In 2006, Columbia University professor Hamid Dabashi, in an essay published in the Cairo-based, English-language paper Al-Ahram (Dabashi's criticism of Nafisi became a cover story for an edition of the Chronicle of Higher Education) compared Reading Lolita in Tehran to "the most pestiferous colonial projects of the British in India," and asserted that Nafisi functions as a "native informer and colonial agent" whose writing has cleared the way for an upcoming exercise of military intervention on Middle Eastern. He also labelled Nafisi as a "comprador intellectual," a comparison to the "treasonous" Chinese employees of mainland British firms, who sold out their country for commercial gain and imperial grace. In an interview Z magazine, he classed Nafisi with the U.S. soldier convicted of mistreating prisoners at Abu Ghraib: "To me there is no difference between Lynndie England and Azar Nafisi." Finally, Dabashi stated that book's cover image (which appears to be two veiled teenage women reading Lolita in Tehran) is in fact, in a reference to the September 11 attacks, "Orientalised pedophilia" designed to appeal to "the most deranged Oriental fantasies of a nation already petrified out of its wits by a ferocious war waged against the phantasmagoric Arab/Muslim male potency that has just castrated the two totem poles of U.S. empire in New York."

Critics such as Dabashi have accused Nafisi of having close relations with neoconservatives. In the acknowledgements she makes in Reading Lolita in Tehran, Nafisi writes of Princeton University historian Bernard Lewis as "one who opened the door". Nafisi, who opposed the U.S. invasion of Iraq in 2003, rejects such accusations as "guilt by association," noting that she has both "radical friends" and "conservative friends."

In a critical article in the academic journal Comparative American Studies, titled "Reading Azar Nafisi in Tehran", University of Tehran literature professor Seyed Mohammad Marandi states that "Nafisi constantly confirms what orientalist representations have regularly claimed". He also claimed that she "has produced gross misrepresentations of Iranian society and Islam and that she uses quotes and references which are inaccurate, misleading, or even wholly invented."

John Carlos Rowe, Professor of the Humanities at the University of Southern California, states that: "Azar Nafisi’s Reading Lolita in Tehran: A Memoir in Books (2003) is an excellent example of how neo-liberal rhetoric is now being deployed by neo-conservatives and the importance they have placed on cultural issues." He also states that Nafisi is "amenable.. to serving as a non-Western representative of a renewed defense of Western civilization and its liberal promise, regardless of its historical failures to realize those ends."


Nafisi responded to Dabashi's criticism by stating that she is not, as Dabashi claims, a neoconservative, that she opposed the Iraq war, and that she is more interested in literature than in politics. In an interview, Nafisi stated that she has never argued for an attack on Iran and that democracy, when it comes, should come from the Iranian people (and not from US military or political intervention). She added that while she is willing to engage in "serious argument...Debate that is polarized isn't worth my time." She stated that she did not respond directly to Dabashi because "You don't want to debase yourself and start calling names."

Nafisi was also defended by a number of sources.

  • Ali Banuazizi, the codirector of Boston College’s Middle East studies program, stated that Dabashi's article was very ‘‘intemperate’’ and that it was ‘‘not worth the attention’’ it had received.
  • Christopher Shea of the Boston Globe argued that while Dabashi spent "several thousand words...eviscerating the book," his main point was not about the specific text but rather the book’s black-and-white portrayal of Iran.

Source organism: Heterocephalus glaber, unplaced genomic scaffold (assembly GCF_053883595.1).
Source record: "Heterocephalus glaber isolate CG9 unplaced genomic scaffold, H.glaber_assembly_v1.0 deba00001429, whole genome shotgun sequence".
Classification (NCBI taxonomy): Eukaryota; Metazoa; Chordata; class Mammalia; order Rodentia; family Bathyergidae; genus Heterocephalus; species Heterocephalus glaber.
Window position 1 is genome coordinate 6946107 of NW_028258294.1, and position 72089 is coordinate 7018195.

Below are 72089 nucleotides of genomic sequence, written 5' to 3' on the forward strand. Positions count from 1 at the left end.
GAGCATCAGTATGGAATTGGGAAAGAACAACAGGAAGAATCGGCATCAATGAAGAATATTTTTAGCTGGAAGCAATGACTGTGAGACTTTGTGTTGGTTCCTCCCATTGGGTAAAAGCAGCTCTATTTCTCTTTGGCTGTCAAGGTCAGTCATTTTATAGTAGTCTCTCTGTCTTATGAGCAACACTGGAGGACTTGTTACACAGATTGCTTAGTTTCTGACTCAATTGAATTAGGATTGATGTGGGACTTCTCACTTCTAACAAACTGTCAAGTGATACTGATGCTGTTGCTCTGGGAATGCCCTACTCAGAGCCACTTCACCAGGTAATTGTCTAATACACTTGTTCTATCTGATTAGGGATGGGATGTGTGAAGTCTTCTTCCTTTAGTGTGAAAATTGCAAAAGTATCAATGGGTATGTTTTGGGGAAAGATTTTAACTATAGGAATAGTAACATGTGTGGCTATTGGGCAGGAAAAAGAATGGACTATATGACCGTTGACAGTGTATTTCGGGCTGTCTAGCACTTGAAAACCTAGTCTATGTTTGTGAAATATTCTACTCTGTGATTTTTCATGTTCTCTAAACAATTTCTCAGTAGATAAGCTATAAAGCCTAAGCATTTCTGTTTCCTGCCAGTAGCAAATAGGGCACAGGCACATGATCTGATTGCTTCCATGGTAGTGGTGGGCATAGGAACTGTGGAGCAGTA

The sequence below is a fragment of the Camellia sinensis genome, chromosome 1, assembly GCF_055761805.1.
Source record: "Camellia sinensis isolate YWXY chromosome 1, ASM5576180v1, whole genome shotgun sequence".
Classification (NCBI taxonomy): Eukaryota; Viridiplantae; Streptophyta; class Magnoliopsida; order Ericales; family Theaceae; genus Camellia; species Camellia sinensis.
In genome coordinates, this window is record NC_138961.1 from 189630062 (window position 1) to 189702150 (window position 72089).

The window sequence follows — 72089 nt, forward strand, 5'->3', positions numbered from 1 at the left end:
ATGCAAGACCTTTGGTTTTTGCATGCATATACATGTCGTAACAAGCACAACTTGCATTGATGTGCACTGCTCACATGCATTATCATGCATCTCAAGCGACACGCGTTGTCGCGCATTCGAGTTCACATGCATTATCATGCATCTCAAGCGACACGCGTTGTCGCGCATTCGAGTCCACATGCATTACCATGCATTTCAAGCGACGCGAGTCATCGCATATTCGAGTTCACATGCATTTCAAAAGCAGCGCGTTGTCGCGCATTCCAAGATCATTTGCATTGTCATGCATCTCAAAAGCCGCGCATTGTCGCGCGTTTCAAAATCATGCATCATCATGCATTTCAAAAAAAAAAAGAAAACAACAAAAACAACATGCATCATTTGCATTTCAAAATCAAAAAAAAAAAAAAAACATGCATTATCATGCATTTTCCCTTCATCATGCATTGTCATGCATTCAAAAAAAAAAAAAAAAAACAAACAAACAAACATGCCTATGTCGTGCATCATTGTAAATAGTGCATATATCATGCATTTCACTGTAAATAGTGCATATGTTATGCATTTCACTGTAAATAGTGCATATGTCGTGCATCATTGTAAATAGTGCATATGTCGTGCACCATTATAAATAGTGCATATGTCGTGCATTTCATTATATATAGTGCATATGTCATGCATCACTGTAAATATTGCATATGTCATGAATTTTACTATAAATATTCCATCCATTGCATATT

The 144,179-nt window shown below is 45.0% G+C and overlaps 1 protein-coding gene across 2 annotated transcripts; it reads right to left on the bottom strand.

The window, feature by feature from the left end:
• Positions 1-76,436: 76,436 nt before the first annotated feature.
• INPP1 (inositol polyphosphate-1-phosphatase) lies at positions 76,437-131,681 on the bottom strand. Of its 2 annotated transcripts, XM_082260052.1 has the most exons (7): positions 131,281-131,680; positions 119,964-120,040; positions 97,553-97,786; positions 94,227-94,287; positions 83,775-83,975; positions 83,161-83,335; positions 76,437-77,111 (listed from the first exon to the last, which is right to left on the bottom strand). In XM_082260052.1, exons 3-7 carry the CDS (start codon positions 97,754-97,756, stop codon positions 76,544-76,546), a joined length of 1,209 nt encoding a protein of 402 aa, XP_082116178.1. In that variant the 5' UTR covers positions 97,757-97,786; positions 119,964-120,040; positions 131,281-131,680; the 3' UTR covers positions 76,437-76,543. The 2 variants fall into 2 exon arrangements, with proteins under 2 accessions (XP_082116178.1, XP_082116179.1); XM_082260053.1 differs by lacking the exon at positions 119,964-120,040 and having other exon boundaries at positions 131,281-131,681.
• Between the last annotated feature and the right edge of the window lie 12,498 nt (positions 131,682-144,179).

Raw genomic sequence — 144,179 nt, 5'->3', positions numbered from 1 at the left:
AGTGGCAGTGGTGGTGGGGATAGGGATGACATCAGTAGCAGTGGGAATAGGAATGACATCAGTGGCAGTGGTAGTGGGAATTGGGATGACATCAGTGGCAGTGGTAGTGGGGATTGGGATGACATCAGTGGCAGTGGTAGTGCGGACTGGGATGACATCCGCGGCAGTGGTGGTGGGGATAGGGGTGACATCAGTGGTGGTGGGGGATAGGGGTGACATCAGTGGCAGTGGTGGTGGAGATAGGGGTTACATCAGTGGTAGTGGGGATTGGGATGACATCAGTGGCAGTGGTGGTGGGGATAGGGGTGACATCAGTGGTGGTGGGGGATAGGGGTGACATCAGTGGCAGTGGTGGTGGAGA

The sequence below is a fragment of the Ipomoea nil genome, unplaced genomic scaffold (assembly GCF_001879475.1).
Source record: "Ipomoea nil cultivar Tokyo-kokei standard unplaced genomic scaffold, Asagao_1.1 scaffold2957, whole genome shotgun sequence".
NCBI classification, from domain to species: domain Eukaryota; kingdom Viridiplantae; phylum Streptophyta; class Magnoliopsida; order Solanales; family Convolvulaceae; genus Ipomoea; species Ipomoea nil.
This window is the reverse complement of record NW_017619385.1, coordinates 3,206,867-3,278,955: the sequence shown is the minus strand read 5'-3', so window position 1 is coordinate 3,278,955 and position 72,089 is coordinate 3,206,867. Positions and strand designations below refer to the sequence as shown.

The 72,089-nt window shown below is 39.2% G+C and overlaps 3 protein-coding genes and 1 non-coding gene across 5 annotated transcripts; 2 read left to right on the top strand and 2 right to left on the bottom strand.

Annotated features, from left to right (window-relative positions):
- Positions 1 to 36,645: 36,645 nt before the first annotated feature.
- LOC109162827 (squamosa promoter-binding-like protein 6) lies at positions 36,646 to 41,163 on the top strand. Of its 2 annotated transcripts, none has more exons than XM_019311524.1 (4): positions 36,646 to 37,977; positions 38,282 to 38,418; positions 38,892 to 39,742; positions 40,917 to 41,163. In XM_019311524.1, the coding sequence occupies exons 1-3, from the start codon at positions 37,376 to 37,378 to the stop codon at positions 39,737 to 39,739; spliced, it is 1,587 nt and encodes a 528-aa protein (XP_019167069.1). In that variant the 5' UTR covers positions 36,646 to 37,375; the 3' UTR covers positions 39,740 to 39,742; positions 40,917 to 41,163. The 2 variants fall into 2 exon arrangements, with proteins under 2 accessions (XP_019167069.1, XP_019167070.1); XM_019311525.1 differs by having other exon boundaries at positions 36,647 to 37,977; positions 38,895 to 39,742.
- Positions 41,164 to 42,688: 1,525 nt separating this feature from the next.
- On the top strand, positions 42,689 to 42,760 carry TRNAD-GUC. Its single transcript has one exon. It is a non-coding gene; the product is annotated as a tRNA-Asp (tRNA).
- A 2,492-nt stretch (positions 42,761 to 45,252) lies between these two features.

• Writing in The New Republic, Marty Peretz sharply criticized Dabashi, and rhetorically asked ‘‘Over what kind of faculty does [Columbia University president] Lee Bollinger preside?"
  • In an article posted on, author Gideon Lewis-Kraus described Dabashi's article as "a less-than-coherent pastiche of stock anti-war sentiment, strategic misreading, and childish calumny" and that Dabashi "insists on seeing [the book] as political perfidy" which allows him "to preserve his fantasy that criticizing Nafisi makes him a usefully engaged intellectual."
  • Robert Fulford sharply criticized Dabashi's comments in the National Post, arguing that "Dabashi's frame of reference veers from Joseph Stalin to Edward Said. Like a Stalinist, he tries to convert culture into politics, the first step toward totalitarianism. Like the late Edward Said, he brands every thought he dislikes as an example of imperialism, expressing the West's desire for hegemony over the downtrodden (even when oil-rich) nations of the Third World." Fulford added that "While imitating the attitudes of Said, Dabashi deploys painful clichés."
  • Firoozeh Papan-Matin, the Director of Persian and Iranian Studies at the University of Washington in Seattle, stated that Dabashi's accusation that Nafisi is promoting a "'kaffeeklatsch' worldview... callously ignores the extreme social and political conditions that forced Nafisi underground." Papan Matin also argued that "Dabashi’s attack is that whether Nafisi is a collaborator with the [United States]" was not relevant to the legitimate questions set forth in her book.
  • Works

  • Nafisi, Azar. "Images of Women in Classical Persian Literature and the Contemporary Iranian Novel." The Eye of the Storm: Women in Post-Revolutionary Iran. Ed. Mahnaz Afkhami and Erika Friedl. New York: Syracuse University Press, 1994. 115-30.
  • Anti-Terra: A Critical Study of Vladimir Nabokov’s Novels (1994).
  • Nafisi, Azar. "Imagination as Subversion: Narrative as a Tool of Civic Awareness." Muslim Women and the Politics of Participation. Ed. Mahnaz Afkhami and Erika Friedl. New York: Syracuse University Press, 1997. 58-71.
  • "Tales of Subversion: Women Challenging Fundamentalism in the Islamic Republic of Iran." Religious Fundamentalisms and the Human Rights of Women (1999).
  • Reading Lolita in Tehran (2003).
  • Things I've Been Silent About (2008).
  • The Republic of Imagination (2014).
  • "Foreword," Adventures of Huckleberry Finn (Penguin Classics, 2014)
  • References

    Azar Nafisi Wikipedia